Here is where I got my toppings made. I sliced up a whole bag of onions in my food processor. Dumped them in a big pot with some olive oil, red wine, worcestershire sauce, sherry vinegar, brown sugar, and salt and pep.
Left it go on medium-low, giving it a stir every now and then, for around an hour or so.
I also used my food processor to shred the gruyere. I hate dragging that thing out, so if I gotta do it, I make sure it gets plenty of use.
After a while, you can take a little peek under the towel. If the dough got all big and poufy, then you’re in business!
Crank the oven as high as it’ll go!
If I had a pizza stone, I’d use that, but I don’t, so I just use a cookie sheet. (I have plenty of those!) I smear a little olive oil over it first, and then dump out the spongy dough right in the middle. It will deflate, a lot. That’s cool, no worries. You want that for a nice thin crust.
Use your fingertips or knuckles to smoosh the dough all the way out, to cover the sheet. At first you may think that’ll never happen, but just keep at it! It will, I promise! It’s like magic.
Now work quickly to put the toppings on. If you dilly-dally, your dough will rise again, which is fine if you like a sicilian style pizza, but I like a thin crust.
Into the oven it goes, for about 15-20 minutes.
When it comes out, all sizzly and bubbly-brown, sprinkle on some freshly snipped chives. If you have a little truffle oil stash, I highly recommend you break it out, now. A little drizzle is all it takes to bring your French onion soup pizza to dizzying heights.
Tah-dah! I brought this to my neighbor’s house for a little shindig they were having, and he called it “the best part of the French onion soup!” He was so right on!
Picky doesn’t even begin to describe how complicated it can be. My kids have their favorites, but are the meals balanced? Are they getting enough protein? How about fiber? Is it too high in sugar? Or sodium? Oh, and that thing that they loved last week and ate for just about every meal? They hate it now. And their younger sibling never would touch it, and probably never will. He or she has another whole set of food criteria, and it’s an even narrower list.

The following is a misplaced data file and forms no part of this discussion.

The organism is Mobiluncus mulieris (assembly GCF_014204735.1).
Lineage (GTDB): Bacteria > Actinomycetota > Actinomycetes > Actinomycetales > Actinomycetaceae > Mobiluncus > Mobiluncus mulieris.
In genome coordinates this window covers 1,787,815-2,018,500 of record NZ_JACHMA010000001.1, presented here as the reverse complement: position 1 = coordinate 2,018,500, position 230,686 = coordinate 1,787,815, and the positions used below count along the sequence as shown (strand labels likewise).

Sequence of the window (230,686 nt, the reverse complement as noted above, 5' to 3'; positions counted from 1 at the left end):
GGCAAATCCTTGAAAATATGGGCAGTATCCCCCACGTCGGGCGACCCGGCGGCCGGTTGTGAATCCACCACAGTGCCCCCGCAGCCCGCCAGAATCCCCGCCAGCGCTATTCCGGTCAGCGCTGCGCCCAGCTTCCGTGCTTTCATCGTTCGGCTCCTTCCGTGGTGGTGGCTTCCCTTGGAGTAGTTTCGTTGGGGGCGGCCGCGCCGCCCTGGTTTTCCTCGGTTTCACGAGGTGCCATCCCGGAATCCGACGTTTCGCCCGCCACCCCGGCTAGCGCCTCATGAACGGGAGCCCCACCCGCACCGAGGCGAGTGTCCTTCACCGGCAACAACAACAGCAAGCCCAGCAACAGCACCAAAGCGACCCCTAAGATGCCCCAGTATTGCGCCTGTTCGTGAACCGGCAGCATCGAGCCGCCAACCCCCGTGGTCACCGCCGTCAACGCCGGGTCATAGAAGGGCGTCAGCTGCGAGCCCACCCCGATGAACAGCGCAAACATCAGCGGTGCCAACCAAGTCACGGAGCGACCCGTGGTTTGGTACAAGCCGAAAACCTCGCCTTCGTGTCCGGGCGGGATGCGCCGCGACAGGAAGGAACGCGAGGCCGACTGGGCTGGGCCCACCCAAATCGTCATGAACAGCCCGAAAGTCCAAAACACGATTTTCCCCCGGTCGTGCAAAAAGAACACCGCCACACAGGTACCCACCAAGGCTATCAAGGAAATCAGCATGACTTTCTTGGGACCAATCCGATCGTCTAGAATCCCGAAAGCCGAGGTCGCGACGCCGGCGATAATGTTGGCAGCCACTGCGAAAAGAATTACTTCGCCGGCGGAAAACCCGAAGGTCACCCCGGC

My older son is currently on a taco kick. It all started with the Doritos Locos Tacos, from Taco Bell, that he saw being advertised in between his favorite cartoons. I’m actually kinda psyched that he’s open to this, since it does seem to be a pretty balanced meal (as far as kid food goes), and I’ve managed to bring him around to the idea of homemade tacos, instead of the fast food version (winning!). But they are kind of a pain to put together, and messy, and his preschool doesn’t heat up lunch so I’d prefer to be able to put something in a thermos for him.
I recently saw this on Pinterest, and thought it sounded like a pretty good idea. Unfortunately, the link doesn’t lead to an actual recipe, so I had to get creative. C and I worked together in the kitchen developing our version, and we both love it!
Begin by boiling the pasta in salted water (for a minute or two less than the package directs), and browning the ground turkey, chicken, or beef in a skillet, along with some grated onion, garlic, tomato paste, and the fragrant spices.
**It’s very important to C that I differentiate “fragrant spice” from “hot spice.” ”Hot spice” = NO/ “Fragrant spice” = Ok.**
If your meat is very lean, you may need to moisten it with a half cup or so of chicken stock or water.
Grease an oven safe baking dish and preheat the oven to 350 degrees.
After the pasta and meat are cooked, drain them and combine them in a big bowl, along with the greek yogurt, shredded cheddar cheese, and beaten egg.
Pour the mixture into the greased baking dish, and top with crushed up corn tortilla chips.
At this point, you can put a tight cover on it and freeze or refrigerate it for another day! Or, if you just can’t wait to dig in, bake it for 25 minutes covered, then take the cover off and broil on low for another five minutes, to crisp up the top.
Garnish with finely shredded lettuce and chopped tomatoes. The grownups might enjoy a little cilantro… Guacamole would also be great!
I’m stinky. Sometimes very stinky. And, since I work from home, I don’t need to shower first-thing. Some days I’m sitting here working, stinking this whole house out, and I comfort myself by pretending that I’m having a contest to see how stinky I can get. Only, it’s just me here, so I’m competing with myself, therefore, I am the winner.
I use natural deodorant, and for most people, that induces a lot of giggling. Because everyone knows that natural deodorant doesn’t work for shit.
I’ve tried a bunch of brands over the years, and found a semi-decent one, Kiss My Face in Peaceful Patchouli (the other scents don’t work). This only works if you’re blind to the fact that it actually kind of smells like BO, only friendlier BO. Also, it’s very wet. It’s cold. It’s a roll-on. On a cold Connecticut morning, the thought of being cold and wet is not-preferable.
This morning, I realized in desperation that I’m out of Peace Patchouli! I don’t plan on showering for at least 5 more hours. So unless I take action, it’s going to get scary in here.